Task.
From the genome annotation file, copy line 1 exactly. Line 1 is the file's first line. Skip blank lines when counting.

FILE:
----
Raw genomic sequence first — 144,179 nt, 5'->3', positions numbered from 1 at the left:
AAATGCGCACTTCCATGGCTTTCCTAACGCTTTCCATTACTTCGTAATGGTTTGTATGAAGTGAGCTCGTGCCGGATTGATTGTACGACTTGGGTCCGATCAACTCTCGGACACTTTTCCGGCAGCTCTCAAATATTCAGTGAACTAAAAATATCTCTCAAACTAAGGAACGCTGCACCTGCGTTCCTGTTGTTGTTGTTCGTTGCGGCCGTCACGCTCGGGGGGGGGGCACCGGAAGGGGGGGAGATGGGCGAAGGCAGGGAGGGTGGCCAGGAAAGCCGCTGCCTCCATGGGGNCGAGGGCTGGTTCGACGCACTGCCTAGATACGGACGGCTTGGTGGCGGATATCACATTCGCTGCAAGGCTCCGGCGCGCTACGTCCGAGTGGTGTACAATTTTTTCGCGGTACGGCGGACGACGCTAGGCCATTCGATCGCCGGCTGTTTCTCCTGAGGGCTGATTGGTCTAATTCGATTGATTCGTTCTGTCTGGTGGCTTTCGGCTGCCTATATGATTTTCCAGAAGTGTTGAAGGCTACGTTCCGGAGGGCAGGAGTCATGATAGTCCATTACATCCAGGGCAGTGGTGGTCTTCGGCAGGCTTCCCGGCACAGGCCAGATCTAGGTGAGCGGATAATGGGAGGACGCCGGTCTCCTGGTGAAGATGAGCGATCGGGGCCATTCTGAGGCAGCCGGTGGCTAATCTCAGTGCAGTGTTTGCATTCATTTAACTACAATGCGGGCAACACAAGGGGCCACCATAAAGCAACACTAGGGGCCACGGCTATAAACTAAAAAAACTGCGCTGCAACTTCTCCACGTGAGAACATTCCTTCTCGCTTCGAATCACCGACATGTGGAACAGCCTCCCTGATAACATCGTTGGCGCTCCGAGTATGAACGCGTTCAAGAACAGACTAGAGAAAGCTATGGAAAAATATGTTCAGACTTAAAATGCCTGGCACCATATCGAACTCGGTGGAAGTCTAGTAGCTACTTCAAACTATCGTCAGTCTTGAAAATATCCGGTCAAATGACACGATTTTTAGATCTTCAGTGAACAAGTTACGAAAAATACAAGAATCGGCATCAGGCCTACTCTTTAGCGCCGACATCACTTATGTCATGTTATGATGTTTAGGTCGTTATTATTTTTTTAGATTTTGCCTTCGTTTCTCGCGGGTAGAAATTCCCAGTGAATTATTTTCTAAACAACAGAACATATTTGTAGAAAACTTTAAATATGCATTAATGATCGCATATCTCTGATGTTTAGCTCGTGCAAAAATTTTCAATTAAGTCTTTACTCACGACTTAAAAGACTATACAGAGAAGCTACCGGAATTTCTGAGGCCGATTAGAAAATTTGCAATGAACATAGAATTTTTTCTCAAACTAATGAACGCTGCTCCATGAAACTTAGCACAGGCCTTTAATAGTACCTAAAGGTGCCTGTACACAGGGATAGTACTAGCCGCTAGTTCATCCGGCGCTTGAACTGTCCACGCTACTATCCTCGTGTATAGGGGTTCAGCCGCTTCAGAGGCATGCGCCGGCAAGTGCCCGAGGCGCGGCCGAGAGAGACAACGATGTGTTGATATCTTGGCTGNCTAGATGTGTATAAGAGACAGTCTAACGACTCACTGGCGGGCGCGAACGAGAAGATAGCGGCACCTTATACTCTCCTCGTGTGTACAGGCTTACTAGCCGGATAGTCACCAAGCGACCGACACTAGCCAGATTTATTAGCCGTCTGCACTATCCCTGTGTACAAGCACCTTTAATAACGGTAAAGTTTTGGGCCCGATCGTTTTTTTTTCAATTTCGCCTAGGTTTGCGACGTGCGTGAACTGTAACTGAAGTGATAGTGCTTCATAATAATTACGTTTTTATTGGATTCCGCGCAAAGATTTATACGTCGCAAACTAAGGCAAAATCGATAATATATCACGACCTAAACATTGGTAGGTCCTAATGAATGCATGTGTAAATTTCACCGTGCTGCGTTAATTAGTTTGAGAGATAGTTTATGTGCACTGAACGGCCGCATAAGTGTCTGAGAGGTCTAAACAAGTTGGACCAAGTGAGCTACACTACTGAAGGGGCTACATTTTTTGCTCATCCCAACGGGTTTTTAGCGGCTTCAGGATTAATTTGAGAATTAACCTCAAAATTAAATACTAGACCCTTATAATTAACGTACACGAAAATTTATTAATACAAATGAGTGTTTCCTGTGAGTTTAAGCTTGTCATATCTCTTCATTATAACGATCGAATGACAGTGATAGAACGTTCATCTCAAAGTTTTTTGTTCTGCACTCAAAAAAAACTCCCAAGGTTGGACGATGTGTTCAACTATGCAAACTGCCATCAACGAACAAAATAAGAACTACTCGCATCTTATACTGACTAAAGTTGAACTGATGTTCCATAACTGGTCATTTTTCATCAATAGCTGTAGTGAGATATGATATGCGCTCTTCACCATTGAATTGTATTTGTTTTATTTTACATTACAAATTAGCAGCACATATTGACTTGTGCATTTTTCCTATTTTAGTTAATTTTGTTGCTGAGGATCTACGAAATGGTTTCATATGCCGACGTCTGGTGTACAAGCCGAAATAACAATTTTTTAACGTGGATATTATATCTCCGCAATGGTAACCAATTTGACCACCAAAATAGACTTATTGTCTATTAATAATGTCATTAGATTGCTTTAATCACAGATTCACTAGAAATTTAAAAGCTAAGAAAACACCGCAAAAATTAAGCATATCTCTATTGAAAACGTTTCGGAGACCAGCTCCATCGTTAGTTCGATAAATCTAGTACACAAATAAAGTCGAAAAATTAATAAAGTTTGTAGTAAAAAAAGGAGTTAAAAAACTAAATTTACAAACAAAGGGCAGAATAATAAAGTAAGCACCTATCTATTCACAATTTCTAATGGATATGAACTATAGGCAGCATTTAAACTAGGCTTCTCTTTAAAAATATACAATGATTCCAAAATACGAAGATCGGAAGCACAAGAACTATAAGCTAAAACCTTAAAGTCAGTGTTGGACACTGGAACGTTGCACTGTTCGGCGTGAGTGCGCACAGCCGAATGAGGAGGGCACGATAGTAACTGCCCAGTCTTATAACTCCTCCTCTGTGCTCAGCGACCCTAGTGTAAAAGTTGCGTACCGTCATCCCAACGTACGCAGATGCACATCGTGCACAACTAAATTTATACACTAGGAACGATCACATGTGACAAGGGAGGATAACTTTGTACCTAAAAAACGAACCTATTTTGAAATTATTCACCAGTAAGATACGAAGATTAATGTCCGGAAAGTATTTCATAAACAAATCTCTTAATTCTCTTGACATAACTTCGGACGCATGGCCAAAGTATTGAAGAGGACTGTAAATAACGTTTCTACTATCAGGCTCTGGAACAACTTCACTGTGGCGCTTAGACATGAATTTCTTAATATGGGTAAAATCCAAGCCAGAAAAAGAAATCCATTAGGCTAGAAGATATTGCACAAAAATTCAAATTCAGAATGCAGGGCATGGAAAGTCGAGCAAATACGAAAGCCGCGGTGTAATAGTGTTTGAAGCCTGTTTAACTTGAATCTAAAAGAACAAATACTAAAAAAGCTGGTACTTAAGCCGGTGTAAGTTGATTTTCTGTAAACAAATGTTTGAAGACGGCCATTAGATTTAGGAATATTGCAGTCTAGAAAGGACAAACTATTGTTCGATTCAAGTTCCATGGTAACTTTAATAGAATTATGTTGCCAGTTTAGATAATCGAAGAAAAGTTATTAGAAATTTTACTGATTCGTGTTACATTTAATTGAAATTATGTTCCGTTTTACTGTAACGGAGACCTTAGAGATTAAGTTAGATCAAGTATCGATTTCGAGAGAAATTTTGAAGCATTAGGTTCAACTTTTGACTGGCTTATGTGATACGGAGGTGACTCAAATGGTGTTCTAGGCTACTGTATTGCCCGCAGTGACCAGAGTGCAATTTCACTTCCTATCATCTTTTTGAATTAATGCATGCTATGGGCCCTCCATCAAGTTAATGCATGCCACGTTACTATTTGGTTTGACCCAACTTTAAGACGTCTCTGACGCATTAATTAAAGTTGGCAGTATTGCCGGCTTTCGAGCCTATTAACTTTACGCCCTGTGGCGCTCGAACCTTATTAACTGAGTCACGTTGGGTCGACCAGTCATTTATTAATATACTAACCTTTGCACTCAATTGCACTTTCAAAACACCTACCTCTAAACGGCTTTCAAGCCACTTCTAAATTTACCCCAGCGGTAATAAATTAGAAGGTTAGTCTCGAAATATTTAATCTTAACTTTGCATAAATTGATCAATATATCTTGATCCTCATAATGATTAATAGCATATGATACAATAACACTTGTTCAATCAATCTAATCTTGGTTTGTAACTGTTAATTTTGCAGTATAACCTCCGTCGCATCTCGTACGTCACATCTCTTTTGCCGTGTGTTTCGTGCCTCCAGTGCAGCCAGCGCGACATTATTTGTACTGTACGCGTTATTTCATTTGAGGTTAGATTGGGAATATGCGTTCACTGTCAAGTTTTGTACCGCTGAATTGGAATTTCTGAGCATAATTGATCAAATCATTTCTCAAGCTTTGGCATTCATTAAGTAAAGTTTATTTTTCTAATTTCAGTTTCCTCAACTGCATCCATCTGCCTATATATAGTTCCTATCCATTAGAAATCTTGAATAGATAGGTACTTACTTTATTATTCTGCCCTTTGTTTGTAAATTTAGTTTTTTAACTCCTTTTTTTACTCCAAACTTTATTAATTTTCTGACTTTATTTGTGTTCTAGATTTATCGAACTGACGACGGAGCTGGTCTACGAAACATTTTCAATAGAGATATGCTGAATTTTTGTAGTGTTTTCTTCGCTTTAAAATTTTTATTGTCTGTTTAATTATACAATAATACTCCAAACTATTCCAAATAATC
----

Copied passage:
Raw genomic sequence first — 144,179 nt, 5'->3', positions numbered from 1 at the left: